We came, we saw.

Well enough of the Netherlands. But it was very exciting to see all this great Italian art, even if I had to go to Holland to see it.

We are now officially counting the days till touchdown in Italy: 30. Going via London where we plan to hook up with daughter Wiley newly arrived there to start a master’s program at Central St. Martins. And we will meet up with our Panicalese friend Francesco and probably see even more Italian art. And then, the real thing: Italia in person!

See you in Italy,


Where ARE we???

Great question. Whew. Long strange trip we’ve been on. That is for sure. No short answer but trying. The bad news is that we had some technical difficulties while we were on the trip to Italy and Amsterdam. Technology. Can’t live with it, can’t travel without it. Well, we can’t. But this time we sort of had to. Was impossible to put up blogs for awhile and eventually we even lost a couple days of emails in early June. If you wrote us then and didn’t hear back from us, we weren’t being rude we just did not get the emails and please try us again. Sorry for any of that disconnect. Must have been a total full moon. Because before we could get out of Amsterdam we even got to see the interworkings of the Dutch hospital system. Youngest daughter got an infection in a bug bite and shut things down there too.

The good news is we have pages and pages of notes (last resort, use pencil!) and mountains of photos from Panicale, Montepulciano, Rome, Amsterdam and beyond and will have lots of fun bringing you all kinds of stories in the very near future. Stay tuned to this Bat Channel for more travel news as it becomes available.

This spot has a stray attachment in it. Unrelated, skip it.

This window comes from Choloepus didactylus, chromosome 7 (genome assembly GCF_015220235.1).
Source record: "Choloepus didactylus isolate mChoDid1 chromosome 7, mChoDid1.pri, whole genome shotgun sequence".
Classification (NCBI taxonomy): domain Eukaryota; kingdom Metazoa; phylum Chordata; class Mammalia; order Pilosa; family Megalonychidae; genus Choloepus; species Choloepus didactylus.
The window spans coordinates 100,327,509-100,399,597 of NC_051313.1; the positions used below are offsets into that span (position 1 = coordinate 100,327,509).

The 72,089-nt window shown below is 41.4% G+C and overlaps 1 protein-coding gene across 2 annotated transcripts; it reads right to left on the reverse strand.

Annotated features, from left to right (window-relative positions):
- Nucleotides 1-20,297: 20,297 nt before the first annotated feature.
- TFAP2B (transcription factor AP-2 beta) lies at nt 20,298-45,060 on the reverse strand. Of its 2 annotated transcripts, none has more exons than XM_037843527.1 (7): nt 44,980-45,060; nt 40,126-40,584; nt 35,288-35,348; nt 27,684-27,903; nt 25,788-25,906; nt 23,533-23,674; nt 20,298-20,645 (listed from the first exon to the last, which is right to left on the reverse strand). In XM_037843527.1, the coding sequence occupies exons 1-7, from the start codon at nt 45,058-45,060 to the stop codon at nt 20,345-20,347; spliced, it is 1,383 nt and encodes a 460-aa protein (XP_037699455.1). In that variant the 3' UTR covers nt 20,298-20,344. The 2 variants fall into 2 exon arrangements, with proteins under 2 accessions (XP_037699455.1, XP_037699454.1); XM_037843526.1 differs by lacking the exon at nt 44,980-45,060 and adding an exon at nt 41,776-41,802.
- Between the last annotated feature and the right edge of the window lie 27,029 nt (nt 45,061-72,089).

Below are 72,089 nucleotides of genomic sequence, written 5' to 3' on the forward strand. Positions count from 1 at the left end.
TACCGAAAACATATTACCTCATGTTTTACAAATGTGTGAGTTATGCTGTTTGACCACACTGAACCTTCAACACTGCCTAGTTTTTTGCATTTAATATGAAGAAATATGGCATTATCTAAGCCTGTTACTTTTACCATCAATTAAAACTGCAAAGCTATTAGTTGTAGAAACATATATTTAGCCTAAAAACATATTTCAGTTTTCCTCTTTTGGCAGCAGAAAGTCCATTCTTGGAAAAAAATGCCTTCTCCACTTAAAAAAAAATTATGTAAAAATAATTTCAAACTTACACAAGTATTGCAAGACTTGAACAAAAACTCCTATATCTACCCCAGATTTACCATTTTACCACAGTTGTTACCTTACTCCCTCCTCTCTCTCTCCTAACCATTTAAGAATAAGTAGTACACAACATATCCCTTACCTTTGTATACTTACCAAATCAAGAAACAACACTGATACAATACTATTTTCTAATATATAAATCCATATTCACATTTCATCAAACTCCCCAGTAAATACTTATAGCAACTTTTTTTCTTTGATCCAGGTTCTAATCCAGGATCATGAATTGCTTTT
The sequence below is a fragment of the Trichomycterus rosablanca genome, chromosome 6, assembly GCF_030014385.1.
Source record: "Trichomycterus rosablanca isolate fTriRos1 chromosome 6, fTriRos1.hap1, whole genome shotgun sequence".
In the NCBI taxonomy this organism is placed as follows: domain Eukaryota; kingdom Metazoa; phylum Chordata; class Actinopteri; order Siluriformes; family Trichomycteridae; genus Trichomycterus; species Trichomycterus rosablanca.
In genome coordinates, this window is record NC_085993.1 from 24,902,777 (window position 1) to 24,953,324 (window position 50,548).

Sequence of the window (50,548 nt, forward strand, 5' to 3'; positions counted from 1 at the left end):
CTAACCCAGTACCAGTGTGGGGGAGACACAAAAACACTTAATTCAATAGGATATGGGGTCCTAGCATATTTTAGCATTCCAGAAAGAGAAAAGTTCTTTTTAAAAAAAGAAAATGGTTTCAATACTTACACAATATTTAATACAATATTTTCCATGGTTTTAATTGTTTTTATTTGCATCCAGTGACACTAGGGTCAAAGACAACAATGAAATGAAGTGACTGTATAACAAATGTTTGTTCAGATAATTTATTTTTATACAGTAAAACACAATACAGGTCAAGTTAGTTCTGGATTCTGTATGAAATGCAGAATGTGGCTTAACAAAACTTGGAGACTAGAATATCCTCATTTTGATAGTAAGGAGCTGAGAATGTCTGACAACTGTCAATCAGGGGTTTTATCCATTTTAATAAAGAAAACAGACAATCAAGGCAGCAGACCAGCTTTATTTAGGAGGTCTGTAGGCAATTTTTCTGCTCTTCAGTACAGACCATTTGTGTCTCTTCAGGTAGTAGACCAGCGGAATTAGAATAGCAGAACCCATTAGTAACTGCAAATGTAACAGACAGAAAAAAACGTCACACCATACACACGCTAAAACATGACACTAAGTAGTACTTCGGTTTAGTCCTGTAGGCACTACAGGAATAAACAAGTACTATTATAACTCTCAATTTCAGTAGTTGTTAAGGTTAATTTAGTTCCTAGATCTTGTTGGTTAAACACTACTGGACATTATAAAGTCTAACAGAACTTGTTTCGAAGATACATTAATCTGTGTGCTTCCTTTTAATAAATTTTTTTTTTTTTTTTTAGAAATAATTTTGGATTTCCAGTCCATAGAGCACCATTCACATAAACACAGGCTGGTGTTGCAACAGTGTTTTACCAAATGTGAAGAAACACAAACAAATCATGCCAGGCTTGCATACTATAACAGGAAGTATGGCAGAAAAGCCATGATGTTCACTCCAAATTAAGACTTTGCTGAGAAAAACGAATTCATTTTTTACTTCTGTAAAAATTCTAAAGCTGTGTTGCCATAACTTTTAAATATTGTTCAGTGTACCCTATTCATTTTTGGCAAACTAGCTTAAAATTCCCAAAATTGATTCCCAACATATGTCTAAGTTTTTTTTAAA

Let me just say that if you get a chance to see a Caravaggio in person, do it. I’m still reeling from the show in Amsterdam and making a list of all the many locations in Rome, Sicily and Malta that have paintings by Caravaggio and are now at the tip top of my Must See list.



We typically go to Umbria via London or Munich or Paris. But London is having a jet fuel issue and threatening to raise Cain with flights originating in the US. Airline pouting and politics. So, maybe this time, we are thinking, we will go via Amsterdam. Kind Dutch people have emailed us here at SeeYouInItaly extolling the charms of their town outside Amsterdam named Vreeland. Never been there. Never got the Tshirt. But the perfect meld of Dutch and Italian is happening now in honor of the 400th anniversary of Rembrandt’s birth and one of the highlights of the celebration is a massive Rembrandt—Carravaggio show at the Van Gogh Museum in Amsterdam. That has to Gogh on our list. And then, la nostra cara Panicale. To see how my Umbrian roses do grow. This photo was taken last April by our good friends the Lambarts, from Steamboat Springs, Colorado. Nico and I have been tending these roses for several years but I have only seen them in bloom, in photos. Hope to correct that this year!

To quote the Italian designer Valentino: “ . . . I must go. It is not convenient. Perhaps it is not right. But this garden must be seen. There are many things you have to do in life, but you cannot ignore the roses. When they demand to be seen, one simply has no choice but to go to them.” Words to live by, whenever possible.

Michelangelo. Of New York.

NY, NY— Let’s see, how can we contort being in the Big Apple for the Country Music Awards into something Italian? Could be tricky. No. Wait. I think I see an opening. OK . . . how about this: we stayed at the Michelangelo Hotel and saw works by the real Michelangelo at a gallery?

The hotel is very cool, very downtown and quite Italian. Coming in late Saturday night, I saw bound-up stacks of ”La Republica” next to stacks of New York Times. And get this: they carry Rai Uno on the TV’s in their rooms! Our satellite dish in Umbria is so out of whack that we can’t get Rai Uno in Italy. And they get it in NYC? How DO they do that?